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24

You will find a lot of advice on the Internet about this one, most of it is not demonstrated. This is what the British Journal of Sports Medicine says about it: Recent research suggests that the timing of the intake of protein related to exercise may be more important than the total amount of protein consumed in a day. In the case of resistance ...


20

Articles Related to this exact question The mayo clinic has a great article answering your question: Is coffee good or bad for me? Also, there's this great article in slate published a few days ago answering this age old debate: Cafe or Nay USA Today (June 2010): coffee's endless health debate is grounded in fact Mayo Clinic Article Anyways here are ...


19

I'd say this depends on your fitness, the intensity of the workout and perhaps how much you've eaten the night before. Assuming jogging means a running speed of about ~10 km/h or ~6 mph, I expect you don't use that much energy that you can't cope with without jogging. More importantly, low intensity workouts mainly burn through fat and anything you would ...


16

The main difference is in the "purity", how much lactose and fat is left with the protein after filtering. Whey isolate usually contains around 90% protein and whey concentrate is more like 70-85%. If you have trouble digesting the lactose or are trying to minimize carbohydrate content, then whey isolate would be a good choice. Otherwise, it probably ...


16

I think some of the "addictiveness" is learned. I've found that when I've been eating healthy, faithfully, for a couple weeks, I start to crave healthier foods, and my desire for things like french fries and potato chips fades away. But if I eat the old junk foods again, the old cravings will come back again for days. Edit 2011-05-25: At the request of @Ivo ...


15

I suggest you read this article from the Australian Institute of Sports. About halfway down the page it has a section titled: Protein – are vegetarian diets adequate? There is too much info to quote there so I'll put it in point form, but I suggest you read the whole article: Although most vegetarian athletes meet or exceed recommendations for total ...


13

I don't see any reason to avoid the egg yolks; they have just as much protein as the whites (see nutrition facts in @Uw Concept's answer). The avoidance of egg yolks in almost every case stems back to the (false) theory that eating egg yolks damages one's blood cholesterol profile. In reality, egg yolks have a lot of nutrients and just as much protein as a ...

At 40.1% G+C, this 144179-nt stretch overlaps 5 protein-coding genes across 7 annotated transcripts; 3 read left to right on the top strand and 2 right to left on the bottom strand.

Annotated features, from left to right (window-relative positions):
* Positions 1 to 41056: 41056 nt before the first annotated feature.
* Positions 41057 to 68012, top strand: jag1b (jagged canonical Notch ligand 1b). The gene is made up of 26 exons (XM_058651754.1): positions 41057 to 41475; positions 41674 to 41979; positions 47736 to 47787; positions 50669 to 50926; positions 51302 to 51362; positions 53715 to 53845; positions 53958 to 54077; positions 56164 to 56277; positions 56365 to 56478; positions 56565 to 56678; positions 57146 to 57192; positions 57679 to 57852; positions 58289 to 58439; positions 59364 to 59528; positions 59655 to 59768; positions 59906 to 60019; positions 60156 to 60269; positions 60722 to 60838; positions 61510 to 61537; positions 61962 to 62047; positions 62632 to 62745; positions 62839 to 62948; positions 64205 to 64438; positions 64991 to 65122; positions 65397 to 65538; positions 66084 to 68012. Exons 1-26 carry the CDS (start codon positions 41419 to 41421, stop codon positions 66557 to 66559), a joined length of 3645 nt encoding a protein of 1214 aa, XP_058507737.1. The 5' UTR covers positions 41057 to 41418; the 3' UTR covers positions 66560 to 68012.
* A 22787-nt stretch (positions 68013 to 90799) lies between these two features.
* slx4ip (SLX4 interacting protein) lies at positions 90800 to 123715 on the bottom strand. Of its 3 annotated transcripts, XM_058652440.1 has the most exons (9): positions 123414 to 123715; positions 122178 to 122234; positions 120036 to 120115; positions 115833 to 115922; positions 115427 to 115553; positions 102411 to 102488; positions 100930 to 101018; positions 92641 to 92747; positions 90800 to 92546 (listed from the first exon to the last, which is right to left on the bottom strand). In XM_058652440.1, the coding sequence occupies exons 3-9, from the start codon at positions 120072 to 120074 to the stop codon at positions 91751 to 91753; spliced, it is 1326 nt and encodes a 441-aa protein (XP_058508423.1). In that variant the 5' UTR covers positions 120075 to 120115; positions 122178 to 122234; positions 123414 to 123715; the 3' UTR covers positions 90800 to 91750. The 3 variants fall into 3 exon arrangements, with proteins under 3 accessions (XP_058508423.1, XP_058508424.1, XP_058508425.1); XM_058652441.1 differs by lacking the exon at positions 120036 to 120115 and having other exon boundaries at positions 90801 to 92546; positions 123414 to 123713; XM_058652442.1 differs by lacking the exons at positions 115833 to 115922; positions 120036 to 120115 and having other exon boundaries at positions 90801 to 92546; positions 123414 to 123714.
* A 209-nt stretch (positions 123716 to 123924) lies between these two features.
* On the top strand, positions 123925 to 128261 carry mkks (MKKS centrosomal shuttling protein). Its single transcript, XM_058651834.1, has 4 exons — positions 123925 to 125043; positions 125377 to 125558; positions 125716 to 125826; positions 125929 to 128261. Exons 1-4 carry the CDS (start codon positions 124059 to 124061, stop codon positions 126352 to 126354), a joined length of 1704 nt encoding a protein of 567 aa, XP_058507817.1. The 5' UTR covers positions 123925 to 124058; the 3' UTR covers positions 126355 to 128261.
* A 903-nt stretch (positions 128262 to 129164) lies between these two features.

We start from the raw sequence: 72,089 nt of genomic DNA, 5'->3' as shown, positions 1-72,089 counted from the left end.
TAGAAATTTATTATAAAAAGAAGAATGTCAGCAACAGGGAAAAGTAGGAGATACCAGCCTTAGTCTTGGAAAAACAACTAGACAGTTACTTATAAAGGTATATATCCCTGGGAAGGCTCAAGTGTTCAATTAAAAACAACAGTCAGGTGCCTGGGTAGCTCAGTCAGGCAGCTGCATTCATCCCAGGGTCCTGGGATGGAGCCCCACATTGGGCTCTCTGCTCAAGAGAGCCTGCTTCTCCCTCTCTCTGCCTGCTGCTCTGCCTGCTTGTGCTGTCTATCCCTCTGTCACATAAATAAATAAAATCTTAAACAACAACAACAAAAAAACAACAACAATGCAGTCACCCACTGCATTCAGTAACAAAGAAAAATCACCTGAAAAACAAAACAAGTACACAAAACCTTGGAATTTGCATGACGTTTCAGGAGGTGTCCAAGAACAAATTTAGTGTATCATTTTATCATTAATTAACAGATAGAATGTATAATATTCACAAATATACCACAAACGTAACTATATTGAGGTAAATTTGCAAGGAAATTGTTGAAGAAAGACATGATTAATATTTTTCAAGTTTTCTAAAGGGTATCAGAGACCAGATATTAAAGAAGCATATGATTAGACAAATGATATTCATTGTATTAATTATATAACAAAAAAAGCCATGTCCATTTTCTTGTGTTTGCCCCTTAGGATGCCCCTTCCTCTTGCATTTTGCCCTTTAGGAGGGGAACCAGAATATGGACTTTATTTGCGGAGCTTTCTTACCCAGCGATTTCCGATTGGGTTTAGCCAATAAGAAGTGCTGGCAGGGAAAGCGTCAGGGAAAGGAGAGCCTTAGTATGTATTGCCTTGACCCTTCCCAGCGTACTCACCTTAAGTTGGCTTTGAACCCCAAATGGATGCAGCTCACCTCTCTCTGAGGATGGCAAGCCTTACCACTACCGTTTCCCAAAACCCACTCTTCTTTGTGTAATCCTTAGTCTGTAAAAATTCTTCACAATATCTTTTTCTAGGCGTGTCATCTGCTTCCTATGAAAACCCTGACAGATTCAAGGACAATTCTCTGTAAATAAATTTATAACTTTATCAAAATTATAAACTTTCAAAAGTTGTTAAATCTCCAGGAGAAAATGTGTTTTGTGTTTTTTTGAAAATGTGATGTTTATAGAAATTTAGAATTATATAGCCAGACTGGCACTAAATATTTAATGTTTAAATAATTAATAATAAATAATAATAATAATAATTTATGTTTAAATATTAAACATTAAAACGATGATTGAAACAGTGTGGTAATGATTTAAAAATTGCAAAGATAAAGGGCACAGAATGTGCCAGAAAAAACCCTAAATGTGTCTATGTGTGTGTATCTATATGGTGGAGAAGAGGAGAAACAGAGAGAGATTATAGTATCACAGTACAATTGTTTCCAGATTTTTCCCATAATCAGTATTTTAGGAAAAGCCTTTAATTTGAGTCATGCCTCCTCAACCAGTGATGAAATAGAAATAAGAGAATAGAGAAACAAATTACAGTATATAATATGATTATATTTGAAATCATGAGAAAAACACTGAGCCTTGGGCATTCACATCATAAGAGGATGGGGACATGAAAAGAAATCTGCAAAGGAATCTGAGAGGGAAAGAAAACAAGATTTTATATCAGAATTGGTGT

13

Right before your workout: Like you said, it's best not to exercise on a full stomach, so you should avoid large meals for about 1.5-2 hours beforehand. This will obviously vary depending on how long it takes you to digest. However, it's also really difficult to work out if you're hungry, so if you need a snack right before you exercise you should choose ...


13

There is a common saying that abs are made in the kitchen. Having a strong core and abdominal muscles is not enough to get "six-pack" or "washboard" abs, because there will likely be a large layer of fat over the abdominal region. In fact, you aren't able to really see six-pack abs until you are in the 8-15% range of Body Fat Percentage. Furthermore, the ...


13

Unless you're running in extreme heat conditions, for 30 minutes to an hour you really don't need any on course hydration. Drink some water beforehand, and afterwards to replenish sweat loss, and you should be fine. I've run up to 2 hours without on course hydration in moderate conditions. There is some evidence that even 2% dehydration can start to cause ...


12

There's some contradiction as to what's the most important part: timing, quantity etc. I have found pretty good studies that indicate that the post-workout shake doesn't really make a difference and then there are studies like the one Duopixel quotes that suggest the opposite. There are also many variables even regarding the post-workout shake: with/without ...


12

I don't have any source for this but my chiropractor and my experience, but I advise against working out in the morning on an empty stomach. My goal is to burn fat through 30-45 minutes of low intensity exercise 3-4 mornings a week, but trying to burn fat without any carbs doesn't work; your body ends up eating its own protein (read: muscle). From ...


12

Typically a "good carb" indicates that the food has nutrients and is absorbed into the bloodstream slowly. Whole: Fibers, husks, and other materials provide fiber (which limits an insulin spike) and vitamins. (e.g. Choose brown rice over white rice) Unrefined: Refining processes typically remove nutrients. In addition, they tend to render foods such that ...


12

The emphasis on grains comes from the fact that the food pyramid is produced by the USDA and grain is a major crop that the organization is behind. You'll also find the major U.S. subsidies (dairy, corn, soy) will play highly in the "recommendations" that come from the organization. You will not be missing out on major nutrients if you choose to take ...


12